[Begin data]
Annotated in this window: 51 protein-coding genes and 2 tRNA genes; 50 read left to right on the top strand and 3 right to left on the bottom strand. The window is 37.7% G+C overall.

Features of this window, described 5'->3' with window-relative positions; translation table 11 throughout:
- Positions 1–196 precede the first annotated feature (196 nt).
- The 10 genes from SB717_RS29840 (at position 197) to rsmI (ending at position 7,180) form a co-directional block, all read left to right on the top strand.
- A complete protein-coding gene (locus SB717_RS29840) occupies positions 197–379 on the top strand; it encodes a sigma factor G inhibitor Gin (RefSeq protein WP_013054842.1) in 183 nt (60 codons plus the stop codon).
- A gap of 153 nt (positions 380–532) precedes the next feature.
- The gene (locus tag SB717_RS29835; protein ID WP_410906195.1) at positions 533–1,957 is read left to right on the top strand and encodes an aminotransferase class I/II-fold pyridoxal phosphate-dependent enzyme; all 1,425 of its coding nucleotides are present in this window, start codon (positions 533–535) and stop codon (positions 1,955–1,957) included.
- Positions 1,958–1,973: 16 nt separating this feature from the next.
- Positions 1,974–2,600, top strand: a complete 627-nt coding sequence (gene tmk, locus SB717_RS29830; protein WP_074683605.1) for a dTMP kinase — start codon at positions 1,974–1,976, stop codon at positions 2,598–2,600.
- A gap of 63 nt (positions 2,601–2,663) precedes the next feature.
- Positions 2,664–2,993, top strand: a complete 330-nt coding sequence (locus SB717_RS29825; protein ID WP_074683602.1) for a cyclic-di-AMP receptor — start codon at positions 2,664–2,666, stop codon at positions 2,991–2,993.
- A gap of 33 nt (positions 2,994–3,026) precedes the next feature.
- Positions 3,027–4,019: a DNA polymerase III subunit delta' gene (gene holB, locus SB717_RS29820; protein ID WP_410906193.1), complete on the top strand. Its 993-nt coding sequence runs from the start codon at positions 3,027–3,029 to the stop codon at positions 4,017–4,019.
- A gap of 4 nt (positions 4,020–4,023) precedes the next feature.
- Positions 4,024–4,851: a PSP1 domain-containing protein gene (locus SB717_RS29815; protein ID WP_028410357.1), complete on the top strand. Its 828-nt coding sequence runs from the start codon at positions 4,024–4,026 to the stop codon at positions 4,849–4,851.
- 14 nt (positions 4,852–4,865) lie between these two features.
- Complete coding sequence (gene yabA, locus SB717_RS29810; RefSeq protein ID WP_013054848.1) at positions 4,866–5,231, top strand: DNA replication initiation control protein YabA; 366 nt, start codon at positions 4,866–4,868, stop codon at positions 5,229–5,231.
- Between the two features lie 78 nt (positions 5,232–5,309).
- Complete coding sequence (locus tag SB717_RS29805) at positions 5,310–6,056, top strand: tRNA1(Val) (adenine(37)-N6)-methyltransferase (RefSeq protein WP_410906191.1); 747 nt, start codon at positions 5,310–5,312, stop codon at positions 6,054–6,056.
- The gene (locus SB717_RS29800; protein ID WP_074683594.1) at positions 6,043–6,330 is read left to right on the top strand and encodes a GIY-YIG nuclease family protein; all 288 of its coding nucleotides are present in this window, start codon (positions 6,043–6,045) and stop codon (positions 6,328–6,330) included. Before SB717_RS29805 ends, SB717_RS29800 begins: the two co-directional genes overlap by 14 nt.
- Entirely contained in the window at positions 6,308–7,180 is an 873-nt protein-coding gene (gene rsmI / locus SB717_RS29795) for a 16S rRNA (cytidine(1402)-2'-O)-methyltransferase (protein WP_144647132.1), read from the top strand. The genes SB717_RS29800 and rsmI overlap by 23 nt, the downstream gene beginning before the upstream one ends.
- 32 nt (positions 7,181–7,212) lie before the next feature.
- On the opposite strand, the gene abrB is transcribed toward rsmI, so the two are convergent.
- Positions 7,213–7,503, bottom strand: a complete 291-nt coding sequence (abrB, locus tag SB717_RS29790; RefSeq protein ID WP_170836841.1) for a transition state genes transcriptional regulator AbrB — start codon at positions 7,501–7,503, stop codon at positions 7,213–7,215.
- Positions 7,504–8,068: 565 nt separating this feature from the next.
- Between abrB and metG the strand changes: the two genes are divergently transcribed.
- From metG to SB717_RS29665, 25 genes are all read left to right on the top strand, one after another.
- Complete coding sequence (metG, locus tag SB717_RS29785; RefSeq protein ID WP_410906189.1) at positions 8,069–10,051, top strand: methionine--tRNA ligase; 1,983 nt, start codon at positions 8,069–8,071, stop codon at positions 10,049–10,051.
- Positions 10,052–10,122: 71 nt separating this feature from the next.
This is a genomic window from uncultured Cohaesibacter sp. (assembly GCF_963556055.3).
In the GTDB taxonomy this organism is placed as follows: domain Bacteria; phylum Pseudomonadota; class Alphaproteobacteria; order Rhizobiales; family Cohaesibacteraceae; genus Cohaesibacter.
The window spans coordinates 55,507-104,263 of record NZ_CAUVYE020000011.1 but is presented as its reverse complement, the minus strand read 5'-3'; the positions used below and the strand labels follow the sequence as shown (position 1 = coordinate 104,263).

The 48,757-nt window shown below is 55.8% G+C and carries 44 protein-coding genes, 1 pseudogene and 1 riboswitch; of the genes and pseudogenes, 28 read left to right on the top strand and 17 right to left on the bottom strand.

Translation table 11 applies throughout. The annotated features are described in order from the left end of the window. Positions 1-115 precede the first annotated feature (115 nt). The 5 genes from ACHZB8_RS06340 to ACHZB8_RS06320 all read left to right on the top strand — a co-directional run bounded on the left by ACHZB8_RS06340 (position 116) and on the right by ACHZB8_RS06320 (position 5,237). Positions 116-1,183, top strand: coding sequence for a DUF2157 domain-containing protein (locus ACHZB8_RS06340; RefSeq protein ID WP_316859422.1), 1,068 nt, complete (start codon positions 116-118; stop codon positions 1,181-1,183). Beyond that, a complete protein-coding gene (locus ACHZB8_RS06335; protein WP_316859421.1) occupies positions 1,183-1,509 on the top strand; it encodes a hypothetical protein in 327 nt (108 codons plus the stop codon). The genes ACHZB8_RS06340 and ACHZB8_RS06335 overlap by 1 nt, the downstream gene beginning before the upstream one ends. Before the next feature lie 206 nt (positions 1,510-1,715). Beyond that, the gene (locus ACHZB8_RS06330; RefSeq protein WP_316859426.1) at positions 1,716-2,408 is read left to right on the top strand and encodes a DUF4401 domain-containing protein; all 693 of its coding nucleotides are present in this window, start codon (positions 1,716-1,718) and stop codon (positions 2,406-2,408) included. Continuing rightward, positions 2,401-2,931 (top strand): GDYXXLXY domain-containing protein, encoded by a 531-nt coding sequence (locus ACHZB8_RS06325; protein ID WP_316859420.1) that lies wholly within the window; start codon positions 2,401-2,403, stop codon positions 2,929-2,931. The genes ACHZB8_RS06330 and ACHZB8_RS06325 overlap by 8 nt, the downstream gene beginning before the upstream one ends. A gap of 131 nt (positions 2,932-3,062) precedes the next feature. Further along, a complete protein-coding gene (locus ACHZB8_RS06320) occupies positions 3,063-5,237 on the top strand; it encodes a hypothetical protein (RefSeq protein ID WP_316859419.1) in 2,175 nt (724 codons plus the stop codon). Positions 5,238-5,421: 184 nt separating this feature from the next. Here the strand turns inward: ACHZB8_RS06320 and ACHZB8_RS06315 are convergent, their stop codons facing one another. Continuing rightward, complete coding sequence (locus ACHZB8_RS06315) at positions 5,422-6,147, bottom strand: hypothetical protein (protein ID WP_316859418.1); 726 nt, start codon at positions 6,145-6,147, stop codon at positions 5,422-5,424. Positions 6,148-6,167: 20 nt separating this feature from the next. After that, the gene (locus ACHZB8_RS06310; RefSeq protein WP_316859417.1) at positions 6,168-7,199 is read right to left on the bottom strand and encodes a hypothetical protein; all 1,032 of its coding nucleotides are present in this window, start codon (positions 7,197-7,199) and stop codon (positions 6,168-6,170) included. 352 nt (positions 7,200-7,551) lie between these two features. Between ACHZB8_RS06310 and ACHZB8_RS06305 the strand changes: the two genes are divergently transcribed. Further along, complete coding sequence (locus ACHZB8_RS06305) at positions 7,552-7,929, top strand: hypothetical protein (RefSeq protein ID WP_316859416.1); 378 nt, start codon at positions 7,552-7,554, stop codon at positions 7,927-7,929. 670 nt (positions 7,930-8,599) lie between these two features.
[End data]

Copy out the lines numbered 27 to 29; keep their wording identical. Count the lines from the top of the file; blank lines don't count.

- From metG to SB717_RS29665, 25 genes are all read left to right on the top strand, one after another.
- Complete coding sequence (metG, locus tag SB717_RS29785; RefSeq protein ID WP_410906189.1) at positions 8,069–10,051, top strand: methionine--tRNA ligase; 1,983 nt, start codon at positions 8,069–8,071, stop codon at positions 10,049–10,051.
- Positions 10,052–10,122: 71 nt separating this feature from the next.